TV Review - Unbreakable Kimmy Schmidt: Season 3

Ellie Kemper continues her exuberant, adorable, bubbly and gung-ho upbeat spirit as the titular Kimmy Schmidt, a young woman who was kidnapped as a teenager and forced to marry a man who held her and several, other women hostage in an underground bunker. It is perhaps the darkest premise for a comedy series as light and silly in tone as this show constantly and consistently is. In a way, it allows the series to be edgy and even provocative. There's nothing, no topic the show shies away from.

To give you an idea of how edgy, the first episode of this season has a puppeteer for Sesame Street turned into a sexual predator. Bill Barretta, a real-life puppeteer for Jim Henson's company since the 90's, plays the twisted predator with a puppet on his hand. It's crazy, but it's the funniest thing I've probably ever seen and it kicks off what is a great run this year. The show is a bombardment of jokes from every character and all of it works.

The story focuses on Kimmy attempting to go to school and figure out what her career will be. The show includes her three friends and this season also focuses on issues with her friends' careers. Kimmy's roommate and best friend, Titus gets an unexpected music career after things go horribly wrong during his work cruise. Kimmy's former boss, Jacqueline has to take on the NFL and Kimmy's landlord, Lillian has to deal with working in politics. All do so while also juggling chaotic loves lives.

Kimmy, Titus and Lillian all have potential, new, love interests. Jacqueline has two new love interests. One is the brother to her old, love interest and the other is her old, love interest but with a new face and a sexier body.

Daveed Diggs, Tony-winner from Hamilton, plays Perry, a man who catches Kimmy's eye. Michael Benjamin Washington, a Broadway performer, plays Reuben, a man who more catches Titus' ear. Peter Riegert, an Oscar and Emmy-nominee, plays Artie Goodman, a politician and businessman who catches everything of Lillian.

Josh Charles (Sports Night and The Good Wife) returns as Duke Snyder, the brother to Jacqueline's husband Russ. Duke is a bit of a man-child, a competitive, entitled jerk. He lives to put down his brother and take what's his.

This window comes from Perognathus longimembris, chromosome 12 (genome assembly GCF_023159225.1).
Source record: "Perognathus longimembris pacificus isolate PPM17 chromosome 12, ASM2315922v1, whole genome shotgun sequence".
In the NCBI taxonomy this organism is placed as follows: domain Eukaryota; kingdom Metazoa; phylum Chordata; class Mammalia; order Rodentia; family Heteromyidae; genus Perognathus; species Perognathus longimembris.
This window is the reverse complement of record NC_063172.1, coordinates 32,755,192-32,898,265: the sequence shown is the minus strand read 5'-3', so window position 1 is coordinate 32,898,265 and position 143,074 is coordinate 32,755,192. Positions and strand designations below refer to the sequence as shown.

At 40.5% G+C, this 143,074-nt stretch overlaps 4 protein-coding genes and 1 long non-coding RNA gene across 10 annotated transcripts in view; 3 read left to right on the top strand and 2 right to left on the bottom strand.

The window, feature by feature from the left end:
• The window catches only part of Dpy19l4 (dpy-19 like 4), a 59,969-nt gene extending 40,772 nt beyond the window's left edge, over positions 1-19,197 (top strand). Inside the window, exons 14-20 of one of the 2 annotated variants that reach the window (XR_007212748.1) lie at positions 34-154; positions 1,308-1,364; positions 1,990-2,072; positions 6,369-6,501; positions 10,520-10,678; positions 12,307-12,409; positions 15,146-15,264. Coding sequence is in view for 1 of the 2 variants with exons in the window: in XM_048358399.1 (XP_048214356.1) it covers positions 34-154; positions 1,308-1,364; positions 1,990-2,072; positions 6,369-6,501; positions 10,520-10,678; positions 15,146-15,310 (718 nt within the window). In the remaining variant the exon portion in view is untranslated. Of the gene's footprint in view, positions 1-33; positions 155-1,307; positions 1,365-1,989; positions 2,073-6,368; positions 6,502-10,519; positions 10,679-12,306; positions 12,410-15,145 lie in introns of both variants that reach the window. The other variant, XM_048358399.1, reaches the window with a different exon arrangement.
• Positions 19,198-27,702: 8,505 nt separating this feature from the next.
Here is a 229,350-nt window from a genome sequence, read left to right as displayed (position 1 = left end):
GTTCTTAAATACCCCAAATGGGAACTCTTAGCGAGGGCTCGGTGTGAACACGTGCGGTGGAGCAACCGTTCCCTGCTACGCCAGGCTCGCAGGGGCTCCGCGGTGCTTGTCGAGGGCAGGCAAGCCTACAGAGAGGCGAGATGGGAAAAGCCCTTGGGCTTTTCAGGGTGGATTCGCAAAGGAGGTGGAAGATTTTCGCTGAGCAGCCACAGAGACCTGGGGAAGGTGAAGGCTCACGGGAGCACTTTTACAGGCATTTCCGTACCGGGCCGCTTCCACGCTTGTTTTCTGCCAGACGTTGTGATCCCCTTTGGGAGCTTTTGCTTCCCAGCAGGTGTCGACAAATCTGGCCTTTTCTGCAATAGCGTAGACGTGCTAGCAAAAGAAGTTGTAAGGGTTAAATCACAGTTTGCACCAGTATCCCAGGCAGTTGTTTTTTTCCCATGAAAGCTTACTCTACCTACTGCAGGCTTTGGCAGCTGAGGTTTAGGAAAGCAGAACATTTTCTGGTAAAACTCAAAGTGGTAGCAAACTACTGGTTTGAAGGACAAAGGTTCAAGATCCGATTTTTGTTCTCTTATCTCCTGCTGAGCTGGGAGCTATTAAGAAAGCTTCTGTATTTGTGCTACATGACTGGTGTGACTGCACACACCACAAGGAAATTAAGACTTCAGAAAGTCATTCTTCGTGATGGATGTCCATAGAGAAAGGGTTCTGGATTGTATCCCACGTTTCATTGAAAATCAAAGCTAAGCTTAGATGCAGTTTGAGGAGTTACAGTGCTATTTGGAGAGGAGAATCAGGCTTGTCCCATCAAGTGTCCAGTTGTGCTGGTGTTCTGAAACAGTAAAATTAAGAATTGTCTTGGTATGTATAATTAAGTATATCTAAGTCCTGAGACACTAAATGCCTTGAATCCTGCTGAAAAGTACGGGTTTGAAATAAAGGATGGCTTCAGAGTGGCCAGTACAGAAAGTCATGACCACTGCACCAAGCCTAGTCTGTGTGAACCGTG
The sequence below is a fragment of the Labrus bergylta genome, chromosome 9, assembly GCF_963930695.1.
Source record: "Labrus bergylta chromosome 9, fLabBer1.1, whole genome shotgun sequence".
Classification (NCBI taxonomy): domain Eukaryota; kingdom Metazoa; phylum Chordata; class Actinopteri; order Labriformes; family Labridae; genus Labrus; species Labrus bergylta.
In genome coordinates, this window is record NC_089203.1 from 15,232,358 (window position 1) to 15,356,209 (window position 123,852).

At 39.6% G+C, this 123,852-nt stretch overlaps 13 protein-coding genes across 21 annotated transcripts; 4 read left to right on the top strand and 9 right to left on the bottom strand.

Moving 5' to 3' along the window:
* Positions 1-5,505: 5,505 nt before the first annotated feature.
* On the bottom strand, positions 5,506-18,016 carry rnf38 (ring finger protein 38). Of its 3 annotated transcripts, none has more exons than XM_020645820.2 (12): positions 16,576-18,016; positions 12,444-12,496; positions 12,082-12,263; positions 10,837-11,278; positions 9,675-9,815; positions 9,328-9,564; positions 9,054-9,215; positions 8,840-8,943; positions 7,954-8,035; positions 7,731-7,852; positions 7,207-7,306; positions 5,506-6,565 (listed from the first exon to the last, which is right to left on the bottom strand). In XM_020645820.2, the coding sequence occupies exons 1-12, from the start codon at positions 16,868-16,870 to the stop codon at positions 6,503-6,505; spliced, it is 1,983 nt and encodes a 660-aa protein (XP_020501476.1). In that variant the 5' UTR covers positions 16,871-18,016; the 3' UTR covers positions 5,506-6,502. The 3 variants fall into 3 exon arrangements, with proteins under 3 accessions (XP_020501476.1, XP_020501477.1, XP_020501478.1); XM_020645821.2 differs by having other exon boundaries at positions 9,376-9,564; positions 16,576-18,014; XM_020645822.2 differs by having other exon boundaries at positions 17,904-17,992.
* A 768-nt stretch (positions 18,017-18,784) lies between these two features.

David Cross (Arrested Development) briefly returns as Russ, the black sheep of the family. The under-appreciated and under-loved sibling. Billy Magnussen (Into the Woods and The Big Short) takes over the role and Jacqueline has to deal with Russ' new looks. It's a total soap opera move but more comedically handled.

In addition to the aforementioned actors who have amazing, supporting roles, there is also a slew of guest stars who really bring a lot to this series. All are well-written, quirky characters that are absolutely funny to hilarious and all enliven an already lively narrative. Those include Ratchel Dratch in a dual role, Laura Dern, Maya Rudolph, Ray Liotta and Tina Fey herself, reprising her drunk lady character.

This series just has scene after scene of inventive and insane, comedy bits. One is more ridiculous than the other as it goes along, but somehow it all makes some kind of sense. Tituss Burgess who plays Titus, a black, gay, overweight man, seems to get a bulk of the humor to carry. His big, loud personality naturally steals scenes and pulls focus, but this season, there appears to be a concerted effort to dig into the Titus character. An arc for example reveals Titus to be a possibly bad guy and not the man Kimmy thought.

Nevertheless, everything he does is so hilarious. He does a lot of singing and all his songs are gut-busting and absurd. His rendition of BeyoncĂ©'s Lemonade is killer. His version of "Hold Up" where the lyrics are altered to fit Titus' situation with his boyfriend Mikey, played by Mike Carlsen, is so funny. It all climaxes with an original song that works as an even crazier spoof or Weird Al Yankovic-type song called "Boobs in California."

This show can do throwaway jokes that are meant to be absurd. Yet, Fey and her writers can also be spot-on in their social commentary and even social criticism. The theme of feminism for example is one such that the show comments on and criticizes in the modern era.

The show is also equal opportunity in what it makes fun of. Left-wing ideas are mocked just as much as right-wing ideas. There is overall a progressive and inclusive tone. It's odd that the Asian character, played by Ki Hong Lee, which brought the show a lot of controversy in its first two seasons, is gone, but it's a show that feels balanced.

Rated TV-14.
Running Time: 30 mins. / 13 eps.


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